By Keith Michael

If you can talk with crowds and keep your virtue,

Or walk with Kings—nor lose the common touch…

From If, Rudyard Kipling

Probably my favorite story to tell about birds in New York (and there are so many to choose from) is about a 19th century Bronx pharmacist, Eugene Schieffelin, then chairman of the American Acclimatization Society, an organization devoted to introducing the beloved flora and fauna of Europe to North America. (Today we scream in unison: “What!?) It is still debated whether his release of 100 Starlings in Central Park in 1890 and 1891 had anything to do with The Bard’s line in Henry IV, Part 1 when Hotspur considers a dandy plan for driving The King crazy might be to have a Starling repeat the name of Hotspur’s brother-in-law Mortimer, ad infinitum: “Nay, I’ll have a starling shall be taught to speak nothing but ‘Mortimer,’ and give it him, to keep his anger still in motion.” Still, whenever I walk by the Shakespeare Garden in Central Park with friends (who haven’t heard the tale before, and probably to a few who have) I embellish the facts of the ceremonial release—next time I may add a marching band, engraved programs, and neat rows of chairs decorously filled with egret-feather-adorned spectators to the festivities!

KING OF HIS REALM: The European Starling at Home. Photo by Keith Michael.
KING OF HIS REALM: The European Starling at Home. Photo by Keith Michael.

It’s a moist Tuesday evening. Millie is flattened at my feet displaying her well-bred corgi herding prowess: nose to toes, eyes shut tight, tailless rump occasionally rippling in a dream world of corralling errant kibble on the carpet. Even through the screen in the open window, above the rain pit-a-pattering on the patio, I can hear the familiar squeaky-door whistles, trills, clicks and pops of a Starling family huddled somewhere under the eaves, likewise waiting out this steady July drenching. They are just one of the tens of millions of Starling families now contentedly snuggling in for the night coast to coast.

Starlings (stateside they are officially called Common or European Starling whereas in Europe just “Starling” is quite enough) are blunt iridescent black birds which in fresh winter plumage are lustrously spotted. Over the arduous summer season, the spots wear off the feathers and the birds become overall duller. The youngsters are a satisfying mouse-gray, and all of the clan walk with a distinctive bobble-headed gait as they search for bugs and seeds. (Okay, I just got distracted by watching YouTube videos of Starling murmurations—that’s what prodigious bunches of Starlings flying together are called. There aren’t enough of them in the West Village for these spectacular aerial displays, but I kind of wish there were. Shh.)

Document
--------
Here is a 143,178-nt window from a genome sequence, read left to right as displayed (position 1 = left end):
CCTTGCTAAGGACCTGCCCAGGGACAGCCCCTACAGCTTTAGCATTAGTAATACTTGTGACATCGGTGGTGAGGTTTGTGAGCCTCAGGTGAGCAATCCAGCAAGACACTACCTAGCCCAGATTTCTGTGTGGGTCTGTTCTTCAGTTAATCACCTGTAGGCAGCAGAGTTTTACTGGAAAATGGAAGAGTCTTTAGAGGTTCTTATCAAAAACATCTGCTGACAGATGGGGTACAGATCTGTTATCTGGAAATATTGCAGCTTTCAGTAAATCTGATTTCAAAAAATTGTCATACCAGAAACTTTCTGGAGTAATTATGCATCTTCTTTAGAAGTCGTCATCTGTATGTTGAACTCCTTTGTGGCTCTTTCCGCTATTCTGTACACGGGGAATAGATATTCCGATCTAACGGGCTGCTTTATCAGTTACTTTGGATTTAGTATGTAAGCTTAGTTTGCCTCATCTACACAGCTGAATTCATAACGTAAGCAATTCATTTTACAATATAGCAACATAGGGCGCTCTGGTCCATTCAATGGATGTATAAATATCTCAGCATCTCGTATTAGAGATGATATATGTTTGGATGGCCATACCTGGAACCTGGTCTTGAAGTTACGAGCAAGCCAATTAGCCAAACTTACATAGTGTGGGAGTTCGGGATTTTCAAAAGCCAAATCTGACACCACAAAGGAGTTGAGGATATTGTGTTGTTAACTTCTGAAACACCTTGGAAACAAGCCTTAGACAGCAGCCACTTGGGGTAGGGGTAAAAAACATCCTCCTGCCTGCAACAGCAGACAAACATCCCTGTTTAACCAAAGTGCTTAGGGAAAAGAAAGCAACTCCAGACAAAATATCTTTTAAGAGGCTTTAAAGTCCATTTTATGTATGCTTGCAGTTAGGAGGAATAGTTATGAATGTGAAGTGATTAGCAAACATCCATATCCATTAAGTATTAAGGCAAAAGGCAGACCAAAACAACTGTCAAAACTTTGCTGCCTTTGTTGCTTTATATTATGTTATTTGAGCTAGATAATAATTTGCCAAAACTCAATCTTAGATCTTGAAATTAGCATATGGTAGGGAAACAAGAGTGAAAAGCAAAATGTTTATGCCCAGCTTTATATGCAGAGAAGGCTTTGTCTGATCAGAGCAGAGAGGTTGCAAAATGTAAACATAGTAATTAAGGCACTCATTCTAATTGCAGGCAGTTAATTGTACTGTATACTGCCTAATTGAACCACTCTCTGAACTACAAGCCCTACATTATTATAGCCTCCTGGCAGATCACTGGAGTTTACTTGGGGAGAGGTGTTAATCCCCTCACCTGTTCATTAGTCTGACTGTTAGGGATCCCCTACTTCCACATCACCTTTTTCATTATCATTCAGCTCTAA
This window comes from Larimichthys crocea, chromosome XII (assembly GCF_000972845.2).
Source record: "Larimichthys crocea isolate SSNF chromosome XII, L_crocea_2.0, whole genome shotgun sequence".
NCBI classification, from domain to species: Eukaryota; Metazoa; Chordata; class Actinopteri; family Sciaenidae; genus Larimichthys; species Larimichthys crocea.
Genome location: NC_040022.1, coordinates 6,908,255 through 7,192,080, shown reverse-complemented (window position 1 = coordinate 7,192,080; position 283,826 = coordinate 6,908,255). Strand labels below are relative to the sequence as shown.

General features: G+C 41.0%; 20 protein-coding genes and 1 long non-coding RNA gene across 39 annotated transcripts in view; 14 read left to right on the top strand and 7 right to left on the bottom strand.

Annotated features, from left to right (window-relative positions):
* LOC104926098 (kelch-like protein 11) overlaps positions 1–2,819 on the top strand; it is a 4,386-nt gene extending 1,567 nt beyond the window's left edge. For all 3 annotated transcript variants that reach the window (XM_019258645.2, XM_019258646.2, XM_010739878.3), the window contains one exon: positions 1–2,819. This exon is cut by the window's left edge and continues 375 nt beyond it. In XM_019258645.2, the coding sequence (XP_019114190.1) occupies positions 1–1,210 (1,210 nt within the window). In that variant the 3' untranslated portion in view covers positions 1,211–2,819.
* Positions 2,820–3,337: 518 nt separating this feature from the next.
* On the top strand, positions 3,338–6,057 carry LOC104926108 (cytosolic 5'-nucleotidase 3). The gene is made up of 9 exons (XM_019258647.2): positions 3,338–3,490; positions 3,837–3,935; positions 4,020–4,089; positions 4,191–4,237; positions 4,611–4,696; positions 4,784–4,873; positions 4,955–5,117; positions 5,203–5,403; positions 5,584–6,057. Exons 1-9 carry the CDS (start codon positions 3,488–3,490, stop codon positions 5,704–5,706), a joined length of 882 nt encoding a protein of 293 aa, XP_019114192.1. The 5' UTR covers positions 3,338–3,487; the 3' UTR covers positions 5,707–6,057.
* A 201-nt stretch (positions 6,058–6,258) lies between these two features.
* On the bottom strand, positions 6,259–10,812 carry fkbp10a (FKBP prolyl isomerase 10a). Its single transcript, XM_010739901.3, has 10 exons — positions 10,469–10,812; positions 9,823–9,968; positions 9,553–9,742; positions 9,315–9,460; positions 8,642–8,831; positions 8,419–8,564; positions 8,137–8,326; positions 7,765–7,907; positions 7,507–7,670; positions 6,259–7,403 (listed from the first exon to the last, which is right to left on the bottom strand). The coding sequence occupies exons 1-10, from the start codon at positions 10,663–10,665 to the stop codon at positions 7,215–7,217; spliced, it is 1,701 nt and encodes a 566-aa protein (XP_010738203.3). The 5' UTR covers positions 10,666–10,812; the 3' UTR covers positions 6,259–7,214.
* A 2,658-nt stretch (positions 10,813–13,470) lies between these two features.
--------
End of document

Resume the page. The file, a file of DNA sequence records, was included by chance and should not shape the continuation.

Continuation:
Re-crossing my legs was just enough to annoy Millie. She’s gotten up, paused possibly to listen whether it was still raining, circled once and flumped back down with her back to me—obviously choreographed distain.

Let’s say that Starlings don’t make the tidiest nests, but at least since they build them in holes rather than on an open branch like a Robin, Cardinal or Blue Jay, mostly we don’t see their messy collection of sticks and grass. Small cracks in cornices or chinks in old brickwork are perfect for them to squeeze through for protection from the weather (like tonight).

Neighborhood House Sparrows and House Finches “belong” elsewhere, Rock Doves were brought here long ago for food and by fanciers, the decorative Mute Swan was imported to North America because it was decorative, and the ancestors of the gray-headed green Monk Parakeets contentedly colonizing Brooklyn and Queens were from the Andes in South America. Starlings have walked (and sung) with Kings and yet they are now one of our most common birds on the street (and possibly THE most numerous bird on the continent). New York has always been a place where cultures flock together.

I’m only hearing the gurgling of water in the downspouts now, and a passing car splashing through puddles on the cobblestones. “Millie, a walk?” She looks up, not convinced that the rain has stopped and that it is, once again, safe to go out.

For more information about summer nature walks, photographs or books visit

Tags :

Leave a Reply